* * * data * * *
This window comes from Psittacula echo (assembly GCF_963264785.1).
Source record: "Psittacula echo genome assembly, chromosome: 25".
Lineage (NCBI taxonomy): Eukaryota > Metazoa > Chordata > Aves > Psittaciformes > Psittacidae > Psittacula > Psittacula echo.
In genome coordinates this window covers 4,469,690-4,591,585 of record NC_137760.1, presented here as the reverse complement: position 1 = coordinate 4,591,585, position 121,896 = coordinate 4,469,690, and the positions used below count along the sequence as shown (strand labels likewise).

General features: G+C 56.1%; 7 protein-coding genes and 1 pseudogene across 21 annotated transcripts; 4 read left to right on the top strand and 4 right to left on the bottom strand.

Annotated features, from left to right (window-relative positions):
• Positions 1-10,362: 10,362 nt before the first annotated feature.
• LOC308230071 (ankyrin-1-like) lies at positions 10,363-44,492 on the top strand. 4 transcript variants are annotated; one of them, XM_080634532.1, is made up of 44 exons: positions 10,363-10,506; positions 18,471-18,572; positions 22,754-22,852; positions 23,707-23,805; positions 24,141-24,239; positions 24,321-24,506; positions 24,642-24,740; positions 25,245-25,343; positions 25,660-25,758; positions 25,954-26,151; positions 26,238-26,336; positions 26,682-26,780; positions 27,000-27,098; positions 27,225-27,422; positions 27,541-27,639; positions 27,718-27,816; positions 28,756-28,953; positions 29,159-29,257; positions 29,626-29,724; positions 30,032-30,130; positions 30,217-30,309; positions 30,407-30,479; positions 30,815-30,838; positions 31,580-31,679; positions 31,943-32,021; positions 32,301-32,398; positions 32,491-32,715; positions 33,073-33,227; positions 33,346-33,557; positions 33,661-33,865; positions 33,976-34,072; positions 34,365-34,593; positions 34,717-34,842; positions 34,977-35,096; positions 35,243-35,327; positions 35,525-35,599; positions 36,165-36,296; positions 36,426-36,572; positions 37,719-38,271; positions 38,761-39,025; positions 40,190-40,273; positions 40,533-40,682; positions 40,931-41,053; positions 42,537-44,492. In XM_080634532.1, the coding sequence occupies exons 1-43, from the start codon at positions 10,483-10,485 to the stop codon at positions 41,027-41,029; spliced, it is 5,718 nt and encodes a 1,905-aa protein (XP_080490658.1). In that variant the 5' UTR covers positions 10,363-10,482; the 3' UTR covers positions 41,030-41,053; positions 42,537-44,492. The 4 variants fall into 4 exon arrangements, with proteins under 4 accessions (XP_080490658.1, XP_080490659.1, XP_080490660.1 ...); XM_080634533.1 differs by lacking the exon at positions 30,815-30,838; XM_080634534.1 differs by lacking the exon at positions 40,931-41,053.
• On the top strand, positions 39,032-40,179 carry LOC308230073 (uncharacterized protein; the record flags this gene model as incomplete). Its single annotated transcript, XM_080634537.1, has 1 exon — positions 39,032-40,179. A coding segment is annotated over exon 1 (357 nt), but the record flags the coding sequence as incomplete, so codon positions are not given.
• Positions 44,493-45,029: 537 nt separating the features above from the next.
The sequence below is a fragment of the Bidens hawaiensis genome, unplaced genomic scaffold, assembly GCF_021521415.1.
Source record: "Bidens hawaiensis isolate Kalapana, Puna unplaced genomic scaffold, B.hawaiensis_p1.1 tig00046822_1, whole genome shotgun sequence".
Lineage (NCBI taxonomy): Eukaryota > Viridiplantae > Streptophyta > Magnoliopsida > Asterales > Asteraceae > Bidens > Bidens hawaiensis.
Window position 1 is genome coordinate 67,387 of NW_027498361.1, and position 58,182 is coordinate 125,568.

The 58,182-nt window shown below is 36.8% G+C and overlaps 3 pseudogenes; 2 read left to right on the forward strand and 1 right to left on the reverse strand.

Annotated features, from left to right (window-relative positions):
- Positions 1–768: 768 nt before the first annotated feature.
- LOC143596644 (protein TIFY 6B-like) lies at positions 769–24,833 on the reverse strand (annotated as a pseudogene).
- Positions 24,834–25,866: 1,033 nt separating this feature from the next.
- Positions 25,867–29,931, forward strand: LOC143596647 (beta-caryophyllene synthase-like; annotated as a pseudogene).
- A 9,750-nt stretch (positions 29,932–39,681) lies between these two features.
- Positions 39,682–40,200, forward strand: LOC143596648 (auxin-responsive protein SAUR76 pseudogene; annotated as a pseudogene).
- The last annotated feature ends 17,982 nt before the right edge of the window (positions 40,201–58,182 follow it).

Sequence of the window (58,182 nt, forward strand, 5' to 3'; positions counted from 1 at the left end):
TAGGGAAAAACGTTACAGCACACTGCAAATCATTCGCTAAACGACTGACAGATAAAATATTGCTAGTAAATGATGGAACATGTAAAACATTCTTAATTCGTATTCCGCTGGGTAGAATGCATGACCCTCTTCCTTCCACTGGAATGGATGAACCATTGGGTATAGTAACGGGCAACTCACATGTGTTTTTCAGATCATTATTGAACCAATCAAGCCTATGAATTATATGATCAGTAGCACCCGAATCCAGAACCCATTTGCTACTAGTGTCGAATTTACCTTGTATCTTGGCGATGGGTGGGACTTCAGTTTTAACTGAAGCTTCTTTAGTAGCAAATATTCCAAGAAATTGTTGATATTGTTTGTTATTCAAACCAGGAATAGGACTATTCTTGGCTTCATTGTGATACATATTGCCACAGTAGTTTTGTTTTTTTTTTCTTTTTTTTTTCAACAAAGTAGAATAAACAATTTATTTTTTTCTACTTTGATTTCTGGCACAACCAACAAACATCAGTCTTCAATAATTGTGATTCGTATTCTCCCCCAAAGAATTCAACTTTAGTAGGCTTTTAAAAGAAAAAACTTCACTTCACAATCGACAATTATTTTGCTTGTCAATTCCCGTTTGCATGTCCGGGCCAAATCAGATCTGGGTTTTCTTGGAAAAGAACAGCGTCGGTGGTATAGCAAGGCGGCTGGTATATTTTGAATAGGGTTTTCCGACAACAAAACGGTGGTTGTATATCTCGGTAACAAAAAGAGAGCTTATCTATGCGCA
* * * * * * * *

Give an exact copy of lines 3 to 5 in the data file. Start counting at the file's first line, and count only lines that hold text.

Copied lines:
Lineage (NCBI taxonomy): Eukaryota > Metazoa > Chordata > Aves > Psittaciformes > Psittacidae > Psittacula > Psittacula echo.
In genome coordinates this window covers 4,469,690-4,591,585 of record NC_137760.1, presented here as the reverse complement: position 1 = coordinate 4,591,585, position 121,896 = coordinate 4,469,690, and the positions used below count along the sequence as shown (strand labels likewise).

General features: G+C 56.1%; 7 protein-coding genes and 1 pseudogene across 21 annotated transcripts; 4 read left to right on the top strand and 4 right to left on the bottom strand.